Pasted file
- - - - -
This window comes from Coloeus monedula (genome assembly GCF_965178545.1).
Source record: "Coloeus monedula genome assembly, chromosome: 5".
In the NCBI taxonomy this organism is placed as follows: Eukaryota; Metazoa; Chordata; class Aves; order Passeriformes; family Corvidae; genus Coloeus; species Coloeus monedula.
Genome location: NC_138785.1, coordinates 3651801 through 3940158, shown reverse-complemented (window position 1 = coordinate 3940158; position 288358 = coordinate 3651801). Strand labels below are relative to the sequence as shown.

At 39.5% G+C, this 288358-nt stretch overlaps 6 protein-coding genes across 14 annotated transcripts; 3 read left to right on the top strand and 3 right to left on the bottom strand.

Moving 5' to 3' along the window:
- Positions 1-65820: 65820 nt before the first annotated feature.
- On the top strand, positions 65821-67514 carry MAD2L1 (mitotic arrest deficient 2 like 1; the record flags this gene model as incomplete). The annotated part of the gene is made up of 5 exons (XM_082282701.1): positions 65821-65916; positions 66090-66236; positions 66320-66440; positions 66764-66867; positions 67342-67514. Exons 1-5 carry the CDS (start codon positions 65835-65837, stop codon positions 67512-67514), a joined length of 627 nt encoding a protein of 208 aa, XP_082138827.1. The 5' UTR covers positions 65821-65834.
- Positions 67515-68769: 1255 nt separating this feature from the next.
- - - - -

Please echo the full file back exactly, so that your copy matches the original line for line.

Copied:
This window comes from Coloeus monedula (genome assembly GCF_965178545.1).
Source record: "Coloeus monedula genome assembly, chromosome: 5".
In the NCBI taxonomy this organism is placed as follows: Eukaryota; Metazoa; Chordata; class Aves; order Passeriformes; family Corvidae; genus Coloeus; species Coloeus monedula.
Genome location: NC_138785.1, coordinates 3651801 through 3940158, shown reverse-complemented (window position 1 = coordinate 3940158; position 288358 = coordinate 3651801). Strand labels below are relative to the sequence as shown.

At 39.5% G+C, this 288358-nt stretch overlaps 6 protein-coding genes across 14 annotated transcripts; 3 read left to right on the top strand and 3 right to left on the bottom strand.

Moving 5' to 3' along the window:
- Positions 1-65820: 65820 nt before the first annotated feature.
- On the top strand, positions 65821-67514 carry MAD2L1 (mitotic arrest deficient 2 like 1; the record flags this gene model as incomplete). The annotated part of the gene is made up of 5 exons (XM_082282701.1): positions 65821-65916; positions 66090-66236; positions 66320-66440; positions 66764-66867; positions 67342-67514. Exons 1-5 carry the CDS (start codon positions 65835-65837, stop codon positions 67512-67514), a joined length of 627 nt encoding a protein of 208 aa, XP_082138827.1. The 5' UTR covers positions 65821-65834.
- Positions 67515-68769: 1255 nt separating this feature from the next.